Some headline writers called it the birth of "a new super football conference"—the lions at last rising up and moving away from the lambs. Father Edmund Joyce of Notre Dame, more in touch with the soil, perhaps, called it the natural "division of apples and oranges." Opponents (those oranges who saw themselves being squeezed out) rallied behind the eloquence of San Jose State Athletic Director Bob Murphy, their principal spokesman, and predicted "second-class citizenship" and doom for their programs, and Sodom and Gomorrah for the spendthrifts up in first class.
It was none of those things. After heated debate, the vote to subdivide Division I football into I-A and I-AA at the National Collegiate Athletic Association convention in Atlanta last week was no more than the first (albeit most important) step in structuring the game so that it can serve everyone along compatible lines—i.e., legislative lines that join schools with similar philosophies and economic and physical commitments. It was neither a massive elixir nor a massive knockout drop. It will neither solve all the problems of the strong nor start a funeral march for the weak.
But because several misconceptions of what happened abound, they need examination:
?"A super conference of elitists has been formed by the haves of college football at the expense of the have-nots."
Not even close. The Texases and the Tennessees, with their $4 million athletic budgets and 80,000-seat stadiums and the goals and problems those things imply, were simply split away from the Ball States and the Marshalls with their more modest aspirations. And the Nebraskas and the LSUs, with their costly 10-sport programs highly dependent on football money, were extricated from the peonage of voting one-on-one on key issues with such schools as Oral Roberts and Oklahoma City, where football is not played.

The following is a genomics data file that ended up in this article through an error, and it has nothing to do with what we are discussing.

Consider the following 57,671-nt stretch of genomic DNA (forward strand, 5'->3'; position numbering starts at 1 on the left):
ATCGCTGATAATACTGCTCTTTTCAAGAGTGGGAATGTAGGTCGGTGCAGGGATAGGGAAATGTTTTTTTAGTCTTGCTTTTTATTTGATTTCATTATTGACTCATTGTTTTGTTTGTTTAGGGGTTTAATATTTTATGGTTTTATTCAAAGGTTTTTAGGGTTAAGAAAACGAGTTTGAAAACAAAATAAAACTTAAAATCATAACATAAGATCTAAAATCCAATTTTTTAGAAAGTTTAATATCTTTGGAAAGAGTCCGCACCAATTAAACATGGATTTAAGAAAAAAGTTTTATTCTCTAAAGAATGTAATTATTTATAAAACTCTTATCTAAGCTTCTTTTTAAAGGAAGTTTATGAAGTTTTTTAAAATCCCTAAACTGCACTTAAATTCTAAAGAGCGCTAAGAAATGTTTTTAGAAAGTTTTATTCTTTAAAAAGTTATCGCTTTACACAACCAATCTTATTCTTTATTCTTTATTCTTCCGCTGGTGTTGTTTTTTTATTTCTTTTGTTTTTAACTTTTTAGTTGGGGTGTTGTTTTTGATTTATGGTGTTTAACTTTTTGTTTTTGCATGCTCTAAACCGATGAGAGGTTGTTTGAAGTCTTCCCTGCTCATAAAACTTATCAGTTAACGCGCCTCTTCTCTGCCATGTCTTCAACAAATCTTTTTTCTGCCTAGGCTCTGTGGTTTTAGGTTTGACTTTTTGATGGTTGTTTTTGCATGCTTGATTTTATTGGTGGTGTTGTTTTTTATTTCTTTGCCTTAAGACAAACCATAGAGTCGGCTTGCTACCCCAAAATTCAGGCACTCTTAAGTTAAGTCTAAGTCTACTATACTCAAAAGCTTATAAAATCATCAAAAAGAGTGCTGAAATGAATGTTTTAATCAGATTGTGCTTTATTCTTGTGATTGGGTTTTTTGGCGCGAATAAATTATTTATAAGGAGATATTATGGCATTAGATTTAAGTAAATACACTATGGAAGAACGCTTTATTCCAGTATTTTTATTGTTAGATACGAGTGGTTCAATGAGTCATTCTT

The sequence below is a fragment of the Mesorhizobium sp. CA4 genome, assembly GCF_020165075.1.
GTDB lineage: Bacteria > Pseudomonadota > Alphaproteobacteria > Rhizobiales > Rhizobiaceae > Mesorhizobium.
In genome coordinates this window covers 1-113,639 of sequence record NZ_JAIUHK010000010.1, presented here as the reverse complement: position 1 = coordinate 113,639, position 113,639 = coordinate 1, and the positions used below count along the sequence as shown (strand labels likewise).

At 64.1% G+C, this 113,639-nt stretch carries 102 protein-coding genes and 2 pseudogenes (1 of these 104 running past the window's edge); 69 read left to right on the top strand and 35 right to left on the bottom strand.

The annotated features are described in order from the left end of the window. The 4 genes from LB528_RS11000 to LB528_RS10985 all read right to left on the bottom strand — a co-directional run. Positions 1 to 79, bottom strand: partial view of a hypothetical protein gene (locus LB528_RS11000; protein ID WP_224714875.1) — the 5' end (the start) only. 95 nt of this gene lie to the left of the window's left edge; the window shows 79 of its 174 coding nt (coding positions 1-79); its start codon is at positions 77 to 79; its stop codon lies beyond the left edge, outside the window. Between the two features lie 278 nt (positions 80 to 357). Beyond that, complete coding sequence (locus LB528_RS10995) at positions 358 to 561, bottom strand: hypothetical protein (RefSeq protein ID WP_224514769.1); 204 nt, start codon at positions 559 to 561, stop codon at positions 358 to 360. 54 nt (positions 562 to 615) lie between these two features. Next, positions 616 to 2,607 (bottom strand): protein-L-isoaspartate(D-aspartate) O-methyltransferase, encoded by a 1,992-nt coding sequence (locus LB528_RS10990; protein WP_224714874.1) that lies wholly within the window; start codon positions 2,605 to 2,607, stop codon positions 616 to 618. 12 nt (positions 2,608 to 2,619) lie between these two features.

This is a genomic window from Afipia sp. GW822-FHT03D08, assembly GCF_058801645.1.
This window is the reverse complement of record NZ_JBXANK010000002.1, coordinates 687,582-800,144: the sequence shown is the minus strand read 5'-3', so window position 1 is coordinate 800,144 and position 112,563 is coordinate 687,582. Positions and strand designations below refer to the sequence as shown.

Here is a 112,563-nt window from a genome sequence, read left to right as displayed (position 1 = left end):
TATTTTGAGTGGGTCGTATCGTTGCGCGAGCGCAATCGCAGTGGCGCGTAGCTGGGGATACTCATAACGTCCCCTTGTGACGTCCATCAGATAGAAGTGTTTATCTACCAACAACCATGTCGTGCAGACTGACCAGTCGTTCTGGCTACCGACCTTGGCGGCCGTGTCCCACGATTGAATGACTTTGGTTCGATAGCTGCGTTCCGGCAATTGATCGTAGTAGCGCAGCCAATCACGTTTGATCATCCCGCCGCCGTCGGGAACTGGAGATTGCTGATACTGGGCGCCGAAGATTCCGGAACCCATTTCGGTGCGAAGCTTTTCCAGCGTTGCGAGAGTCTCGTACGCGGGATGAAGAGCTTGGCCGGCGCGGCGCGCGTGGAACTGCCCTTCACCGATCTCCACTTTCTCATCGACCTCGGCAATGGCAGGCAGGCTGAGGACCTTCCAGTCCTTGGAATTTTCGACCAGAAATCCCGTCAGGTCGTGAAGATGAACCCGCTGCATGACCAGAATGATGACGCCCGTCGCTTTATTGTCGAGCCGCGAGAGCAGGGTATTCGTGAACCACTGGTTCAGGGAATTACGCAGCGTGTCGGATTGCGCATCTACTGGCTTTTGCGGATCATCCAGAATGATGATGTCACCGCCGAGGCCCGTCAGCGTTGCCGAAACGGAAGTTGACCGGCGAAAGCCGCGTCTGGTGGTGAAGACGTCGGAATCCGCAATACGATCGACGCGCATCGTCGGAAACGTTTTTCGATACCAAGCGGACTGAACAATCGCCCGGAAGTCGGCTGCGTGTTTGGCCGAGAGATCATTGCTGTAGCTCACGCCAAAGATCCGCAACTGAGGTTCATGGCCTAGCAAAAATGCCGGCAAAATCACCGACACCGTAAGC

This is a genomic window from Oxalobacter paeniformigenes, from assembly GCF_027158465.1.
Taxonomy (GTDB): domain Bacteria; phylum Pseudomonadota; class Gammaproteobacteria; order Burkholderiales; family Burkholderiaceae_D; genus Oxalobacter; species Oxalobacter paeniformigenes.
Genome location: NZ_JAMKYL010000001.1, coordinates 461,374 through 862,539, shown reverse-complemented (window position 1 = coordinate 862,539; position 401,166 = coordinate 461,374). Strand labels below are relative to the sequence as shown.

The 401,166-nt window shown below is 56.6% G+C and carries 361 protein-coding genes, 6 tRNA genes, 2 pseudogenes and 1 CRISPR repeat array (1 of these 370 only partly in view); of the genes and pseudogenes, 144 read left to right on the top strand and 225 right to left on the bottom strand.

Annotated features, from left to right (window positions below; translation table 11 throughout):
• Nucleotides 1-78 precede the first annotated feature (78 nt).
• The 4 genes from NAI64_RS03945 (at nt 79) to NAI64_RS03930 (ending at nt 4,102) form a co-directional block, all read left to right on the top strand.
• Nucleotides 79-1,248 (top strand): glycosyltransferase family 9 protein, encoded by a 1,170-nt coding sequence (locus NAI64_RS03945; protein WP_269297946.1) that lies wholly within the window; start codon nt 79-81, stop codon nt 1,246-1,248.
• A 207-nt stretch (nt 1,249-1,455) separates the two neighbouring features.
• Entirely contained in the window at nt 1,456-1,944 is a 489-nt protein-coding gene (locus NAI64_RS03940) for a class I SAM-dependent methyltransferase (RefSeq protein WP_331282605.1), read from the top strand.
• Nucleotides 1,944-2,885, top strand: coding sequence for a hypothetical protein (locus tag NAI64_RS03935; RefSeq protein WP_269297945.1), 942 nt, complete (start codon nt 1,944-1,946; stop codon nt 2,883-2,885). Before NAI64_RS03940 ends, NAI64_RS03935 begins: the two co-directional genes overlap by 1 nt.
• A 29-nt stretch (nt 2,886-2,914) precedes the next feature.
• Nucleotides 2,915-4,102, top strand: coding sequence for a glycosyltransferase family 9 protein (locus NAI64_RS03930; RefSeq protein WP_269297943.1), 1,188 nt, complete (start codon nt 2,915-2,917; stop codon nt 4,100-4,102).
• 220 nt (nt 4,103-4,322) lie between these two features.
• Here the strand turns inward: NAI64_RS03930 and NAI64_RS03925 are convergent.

At the same time, within the mixed bag of schools which now qualify for I-A membership under the criteria laid down, there still is enough disparity to keep the democratic process humming. These are the criteria for a school's admittance to I-A: 60% of its games against other I-A teams; either a 30,000-seat stadium and an average attendance of 17,000 for one year in the last four, or an average of 17,000 over the last four years—if a school has either of these, an eight-sport program will do; if not, it must have a 12-sport program.
?"Then what do the big guys want? They've got the crowds, the television money, the bowl games—what else?"
This was Murphy's litany in Atlanta. He repeated it often, as if the question were not being answered. But it was answered, in the context of Murphy's own logic. In the past, when the bigger football schools were asked to swallow still another piece of unpalatable legislation—the " Robin Hood plan" to disperse television money across the board; the periodic moves to base scholarship grants on financial need (a move with vast potential for cheating)—they somehow managed to vote down the offending legislation. Well, that is exactly what the big football schools want: an end to having every NCAA meeting turned into an exercise in nitpicking by schools with which they have nothing in common; an end to having to face a threat a year. They want autonomy.
?"The bigs will rip down all the restraints on spending, open the lid on scholarship limits, coaching staffs and recruiting costs."
Patently absurd. Apparently accepted at face value in many corners, Murphy characterized this prospect as a "return to the meat-on-the-hoof college football philosophies of a decade ago." His colleagues on the floor hammered at it relentlessly. Surprisingly, they were allowed to go virtually unchallenged until Dr. Edwin Cady, the faculty representative from Duke, got up to say he was "weary" of the notion that if you were a smaller school you somehow qualified as "wiser or more moral." Cady pointed, out that the integrity of some very prominent institutions was being questioned.